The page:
Can I be charged for a rented medical device if the cost was not on the contract that I signed?

UPDATED: Sep 6, 2010

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Can I be charged for a rented medical device if the cost was not on the contract that I signed?

I received a bill for renting a medical device which was extremely, extremely high (2 months, at $790/month), for a post-surgery mechical device for my foot. It has no electricity and does not move, just a small mechanical thing with a few parts to hold my foot in a certain positon. My insurance will only pay for $750 of it (my yearly limit on equipment). Nowhere on the contract which I signed, was stated the rental or other cost of the device. I never saw or knew by other means what the device cost Am I obligated to pay this 2 X 790 – 750 or $850 out of pocket?

Asked on September 6, 2010 under General Practice, Massachusetts


SJZ, Member, New York Bar / FreeAdvice Contributing Attorney

Answered 12 years ago | Contributor

Two different issues here:

1) If you rented the device, including where your agreement to rent it is shown by your behavior in accepting the device, then you are responsible for paying for it.

2) However, it may be the case where if you were given no notice  of the cost, or it was even possibly suggested by the circumstances and the paperwork that the cost was minimal or was covered by other payments or insurance, that it is fraud to now try to charge you $790/month. A fair or reasonable rental rate is one thing: gauging, when there was no warning as to what the cost would be, is another. Of course, if you choose to dispute this, they might sue you or take collections efforts. You might try to negotiate a settlement with them, based on lack of notice of the price and/or financial hardship, and see if you can't work out paying some lesser amount; given the potential out-of-pocket costs of defending yourself from a lawsuit, and/or impact to your credit rating, it is unlikely that it is worth it to fight this tooth and nail, though only you can make that judgment. You might consult with an attorney (many provide a free initial consultation) to discuss costs and options.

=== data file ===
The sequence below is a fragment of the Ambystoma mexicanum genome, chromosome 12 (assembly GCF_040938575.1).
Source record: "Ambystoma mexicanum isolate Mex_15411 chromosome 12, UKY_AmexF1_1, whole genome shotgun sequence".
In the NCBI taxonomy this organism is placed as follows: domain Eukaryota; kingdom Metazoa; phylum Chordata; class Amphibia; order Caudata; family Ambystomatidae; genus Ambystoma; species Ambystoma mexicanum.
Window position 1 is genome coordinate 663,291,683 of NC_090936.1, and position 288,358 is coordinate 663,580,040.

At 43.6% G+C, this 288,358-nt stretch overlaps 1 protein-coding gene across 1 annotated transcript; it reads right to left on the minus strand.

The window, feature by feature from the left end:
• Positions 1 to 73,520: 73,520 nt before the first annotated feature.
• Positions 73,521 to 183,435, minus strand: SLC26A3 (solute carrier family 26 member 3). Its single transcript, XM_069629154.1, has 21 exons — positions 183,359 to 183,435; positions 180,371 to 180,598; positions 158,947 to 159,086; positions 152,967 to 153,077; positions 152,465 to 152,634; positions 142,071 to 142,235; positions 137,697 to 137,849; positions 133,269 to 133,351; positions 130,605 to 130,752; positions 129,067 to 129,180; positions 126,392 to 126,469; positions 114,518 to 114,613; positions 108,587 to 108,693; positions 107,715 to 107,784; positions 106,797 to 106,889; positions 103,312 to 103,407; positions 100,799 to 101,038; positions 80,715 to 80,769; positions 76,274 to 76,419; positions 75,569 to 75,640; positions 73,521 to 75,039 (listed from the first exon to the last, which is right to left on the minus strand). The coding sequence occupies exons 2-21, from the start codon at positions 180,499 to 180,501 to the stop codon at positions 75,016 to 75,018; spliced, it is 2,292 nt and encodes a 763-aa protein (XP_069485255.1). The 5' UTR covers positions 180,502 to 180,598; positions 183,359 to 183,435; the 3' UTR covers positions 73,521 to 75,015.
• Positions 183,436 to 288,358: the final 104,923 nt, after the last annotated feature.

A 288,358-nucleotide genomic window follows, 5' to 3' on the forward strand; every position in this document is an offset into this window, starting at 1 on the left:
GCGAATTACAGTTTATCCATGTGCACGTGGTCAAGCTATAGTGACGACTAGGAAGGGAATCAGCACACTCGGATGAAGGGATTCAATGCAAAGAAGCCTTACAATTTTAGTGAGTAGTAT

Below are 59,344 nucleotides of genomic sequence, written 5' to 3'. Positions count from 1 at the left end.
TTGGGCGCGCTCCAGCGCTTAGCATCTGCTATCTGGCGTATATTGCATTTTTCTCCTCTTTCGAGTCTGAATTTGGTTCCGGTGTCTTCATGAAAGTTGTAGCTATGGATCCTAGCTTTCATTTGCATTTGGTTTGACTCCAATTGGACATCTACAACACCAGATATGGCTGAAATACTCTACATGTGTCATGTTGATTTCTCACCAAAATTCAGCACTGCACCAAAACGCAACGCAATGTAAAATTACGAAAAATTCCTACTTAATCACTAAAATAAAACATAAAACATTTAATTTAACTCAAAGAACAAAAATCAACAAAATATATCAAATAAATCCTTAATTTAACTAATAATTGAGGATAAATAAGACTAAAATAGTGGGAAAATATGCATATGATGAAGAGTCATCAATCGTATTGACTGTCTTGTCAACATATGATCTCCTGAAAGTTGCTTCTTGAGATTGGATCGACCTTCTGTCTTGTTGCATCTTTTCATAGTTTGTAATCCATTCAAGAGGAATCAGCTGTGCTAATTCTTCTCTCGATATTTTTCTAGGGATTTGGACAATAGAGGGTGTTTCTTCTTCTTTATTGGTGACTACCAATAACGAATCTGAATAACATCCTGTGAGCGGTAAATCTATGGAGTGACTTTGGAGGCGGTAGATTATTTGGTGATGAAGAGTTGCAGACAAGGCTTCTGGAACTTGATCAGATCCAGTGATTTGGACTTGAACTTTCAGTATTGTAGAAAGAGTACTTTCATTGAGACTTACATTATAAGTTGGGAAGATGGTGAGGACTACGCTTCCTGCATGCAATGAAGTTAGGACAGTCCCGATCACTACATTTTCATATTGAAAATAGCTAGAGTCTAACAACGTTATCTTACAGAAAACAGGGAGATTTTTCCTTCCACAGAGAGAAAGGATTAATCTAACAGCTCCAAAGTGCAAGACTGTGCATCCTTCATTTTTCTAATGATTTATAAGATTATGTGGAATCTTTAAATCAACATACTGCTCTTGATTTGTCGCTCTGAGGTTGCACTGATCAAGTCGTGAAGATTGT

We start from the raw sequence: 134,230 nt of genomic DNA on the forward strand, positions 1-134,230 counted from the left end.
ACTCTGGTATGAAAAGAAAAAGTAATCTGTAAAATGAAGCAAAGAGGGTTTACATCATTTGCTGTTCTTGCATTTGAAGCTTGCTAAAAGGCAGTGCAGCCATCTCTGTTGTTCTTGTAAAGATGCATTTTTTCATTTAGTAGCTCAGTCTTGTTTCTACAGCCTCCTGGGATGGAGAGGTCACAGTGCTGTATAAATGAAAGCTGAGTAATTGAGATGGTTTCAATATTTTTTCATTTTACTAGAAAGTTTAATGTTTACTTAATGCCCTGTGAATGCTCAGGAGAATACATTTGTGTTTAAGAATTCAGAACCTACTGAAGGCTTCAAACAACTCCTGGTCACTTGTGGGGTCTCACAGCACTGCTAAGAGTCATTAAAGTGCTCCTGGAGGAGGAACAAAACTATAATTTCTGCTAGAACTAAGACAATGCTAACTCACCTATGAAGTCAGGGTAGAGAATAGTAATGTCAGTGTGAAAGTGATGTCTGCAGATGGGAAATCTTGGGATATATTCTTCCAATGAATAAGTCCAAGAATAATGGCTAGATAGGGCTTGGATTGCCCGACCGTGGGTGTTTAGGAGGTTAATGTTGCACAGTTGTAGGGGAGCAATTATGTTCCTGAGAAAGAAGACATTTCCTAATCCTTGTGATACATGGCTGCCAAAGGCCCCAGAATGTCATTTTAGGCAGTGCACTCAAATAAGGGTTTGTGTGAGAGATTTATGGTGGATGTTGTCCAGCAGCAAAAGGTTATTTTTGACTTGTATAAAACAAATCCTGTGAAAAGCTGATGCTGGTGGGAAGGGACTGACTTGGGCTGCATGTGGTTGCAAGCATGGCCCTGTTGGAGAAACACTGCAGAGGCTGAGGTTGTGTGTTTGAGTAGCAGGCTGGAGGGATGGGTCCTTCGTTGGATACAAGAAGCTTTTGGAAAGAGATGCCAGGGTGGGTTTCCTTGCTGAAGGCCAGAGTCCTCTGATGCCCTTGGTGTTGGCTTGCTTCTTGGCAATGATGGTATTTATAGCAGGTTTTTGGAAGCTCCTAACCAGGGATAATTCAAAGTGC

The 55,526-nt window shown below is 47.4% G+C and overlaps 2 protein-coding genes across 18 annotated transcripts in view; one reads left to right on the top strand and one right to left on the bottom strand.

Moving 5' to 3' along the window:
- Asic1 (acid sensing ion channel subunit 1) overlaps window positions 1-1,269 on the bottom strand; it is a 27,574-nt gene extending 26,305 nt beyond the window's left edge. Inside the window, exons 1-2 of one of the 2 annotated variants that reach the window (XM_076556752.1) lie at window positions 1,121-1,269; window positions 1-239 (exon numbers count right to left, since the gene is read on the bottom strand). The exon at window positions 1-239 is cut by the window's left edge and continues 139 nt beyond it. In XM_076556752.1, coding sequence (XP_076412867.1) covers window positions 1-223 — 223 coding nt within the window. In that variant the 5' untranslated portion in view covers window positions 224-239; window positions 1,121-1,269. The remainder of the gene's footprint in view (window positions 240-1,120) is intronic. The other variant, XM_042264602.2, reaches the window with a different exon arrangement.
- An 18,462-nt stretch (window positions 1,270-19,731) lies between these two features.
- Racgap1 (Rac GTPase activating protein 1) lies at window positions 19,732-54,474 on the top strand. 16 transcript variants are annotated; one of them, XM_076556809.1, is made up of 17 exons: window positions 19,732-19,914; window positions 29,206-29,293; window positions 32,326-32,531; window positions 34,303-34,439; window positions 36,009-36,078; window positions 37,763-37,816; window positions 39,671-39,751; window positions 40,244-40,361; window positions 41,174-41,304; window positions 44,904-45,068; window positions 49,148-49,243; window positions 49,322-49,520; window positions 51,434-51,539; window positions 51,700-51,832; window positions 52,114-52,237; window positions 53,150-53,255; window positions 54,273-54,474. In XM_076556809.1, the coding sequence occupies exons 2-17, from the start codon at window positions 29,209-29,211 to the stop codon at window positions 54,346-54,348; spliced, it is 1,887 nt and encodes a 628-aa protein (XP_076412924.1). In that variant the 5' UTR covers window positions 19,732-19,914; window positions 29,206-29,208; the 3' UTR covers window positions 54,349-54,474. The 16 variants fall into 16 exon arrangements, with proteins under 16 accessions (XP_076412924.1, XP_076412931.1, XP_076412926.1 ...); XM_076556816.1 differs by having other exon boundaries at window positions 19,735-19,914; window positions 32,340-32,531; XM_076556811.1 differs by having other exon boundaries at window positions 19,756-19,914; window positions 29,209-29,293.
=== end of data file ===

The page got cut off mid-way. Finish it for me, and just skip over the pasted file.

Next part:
IMPORTANT NOTICE: The Answer(s) provided above are for general information only. The attorney providing the answer was not serving as the attorney for the person submitting the question or in any attorney-client relationship with such person. Laws may vary from state to state, and sometimes change. Tiny variations in the facts, or a fact not set forth in a question, often can change a legal outcome or an attorney's conclusion. Although has verified the attorney was admitted to practice law in at least one jurisdiction, he or she may not be authorized to practice law in the jurisdiction referred to in the question, nor is he or she necessarily experienced in the area of the law involved. Unlike the information in the Answer(s) above, upon which you should NOT rely, for personal advice you can rely upon we suggest you retain an attorney to represent you.

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